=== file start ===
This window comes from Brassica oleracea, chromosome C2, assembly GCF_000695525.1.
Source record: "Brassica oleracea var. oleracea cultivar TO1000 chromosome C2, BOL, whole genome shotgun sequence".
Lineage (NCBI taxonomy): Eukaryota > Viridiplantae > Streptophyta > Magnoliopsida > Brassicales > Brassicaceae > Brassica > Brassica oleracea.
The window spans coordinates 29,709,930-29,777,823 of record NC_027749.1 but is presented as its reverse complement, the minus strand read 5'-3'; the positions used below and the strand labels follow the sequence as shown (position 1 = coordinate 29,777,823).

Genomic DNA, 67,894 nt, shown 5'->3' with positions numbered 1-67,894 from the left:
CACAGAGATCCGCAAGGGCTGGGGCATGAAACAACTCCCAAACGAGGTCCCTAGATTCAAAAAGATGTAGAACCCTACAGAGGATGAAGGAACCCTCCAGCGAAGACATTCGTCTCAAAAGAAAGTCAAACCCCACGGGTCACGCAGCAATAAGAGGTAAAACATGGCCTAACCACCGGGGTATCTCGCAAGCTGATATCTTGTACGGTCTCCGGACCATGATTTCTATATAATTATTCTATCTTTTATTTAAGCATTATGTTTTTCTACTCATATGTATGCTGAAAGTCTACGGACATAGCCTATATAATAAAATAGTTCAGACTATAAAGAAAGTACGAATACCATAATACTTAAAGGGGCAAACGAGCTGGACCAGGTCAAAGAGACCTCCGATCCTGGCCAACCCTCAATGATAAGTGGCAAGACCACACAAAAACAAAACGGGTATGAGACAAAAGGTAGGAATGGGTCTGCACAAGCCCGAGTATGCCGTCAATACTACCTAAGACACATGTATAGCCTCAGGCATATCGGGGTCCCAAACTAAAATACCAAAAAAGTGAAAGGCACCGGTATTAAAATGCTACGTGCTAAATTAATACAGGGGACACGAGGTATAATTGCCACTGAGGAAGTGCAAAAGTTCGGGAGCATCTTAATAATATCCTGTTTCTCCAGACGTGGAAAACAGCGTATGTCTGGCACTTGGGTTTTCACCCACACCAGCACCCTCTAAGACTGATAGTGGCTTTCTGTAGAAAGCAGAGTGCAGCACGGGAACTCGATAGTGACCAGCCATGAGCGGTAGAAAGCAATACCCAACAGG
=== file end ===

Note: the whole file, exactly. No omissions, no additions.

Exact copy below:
This window comes from Brassica oleracea, chromosome C2, assembly GCF_000695525.1.
Source record: "Brassica oleracea var. oleracea cultivar TO1000 chromosome C2, BOL, whole genome shotgun sequence".
Lineage (NCBI taxonomy): Eukaryota > Viridiplantae > Streptophyta > Magnoliopsida > Brassicales > Brassicaceae > Brassica > Brassica oleracea.
The window spans coordinates 29,709,930-29,777,823 of record NC_027749.1 but is presented as its reverse complement, the minus strand read 5'-3'; the positions used below and the strand labels follow the sequence as shown (position 1 = coordinate 29,777,823).

Genomic DNA, 67,894 nt, shown 5'->3' with positions numbered 1-67,894 from the left:
CACAGAGATCCGCAAGGGCTGGGGCATGAAACAACTCCCAAACGAGGTCCCTAGATTCAAAAAGATGTAGAACCCTACAGAGGATGAAGGAACCCTCCAGCGAAGACATTCGTCTCAAAAGAAAGTCAAACCCCACGGGTCACGCAGCAATAAGAGGTAAAACATGGCCTAACCACCGGGGTATCTCGCAAGCTGATATCTTGTACGGTCTCCGGACCATGATTTCTATATAATTATTCTATCTTTTATTTAAGCATTATGTTTTTCTACTCATATGTATGCTGAAAGTCTACGGACATAGCCTATATAATAAAATAGTTCAGACTATAAAGAAAGTACGAATACCATAATACTTAAAGGGGCAAACGAGCTGGACCAGGTCAAAGAGACCTCCGATCCTGGCCAACCCTCAATGATAAGTGGCAAGACCACACAAAAACAAAACGGGTATGAGACAAAAGGTAGGAATGGGTCTGCACAAGCCCGAGTATGCCGTCAATACTACCTAAGACACATGTATAGCCTCAGGCATATCGGGGTCCCAAACTAAAATACCAAAAAAGTGAAAGGCACCGGTATTAAAATGCTACGTGCTAAATTAATACAGGGGACACGAGGTATAATTGCCACTGAGGAAGTGCAAAAGTTCGGGAGCATCTTAATAATATCCTGTTTCTCCAGACGTGGAAAACAGCGTATGTCTGGCACTTGGGTTTTCACCCACACCAGCACCCTCTAAGACTGATAGTGGCTTTCTGTAGAAAGCAGAGTGCAGCACGGGAACTCGATAGTGACCAGCCATGAGCGGTAGAAAGCAATACCCAACAGG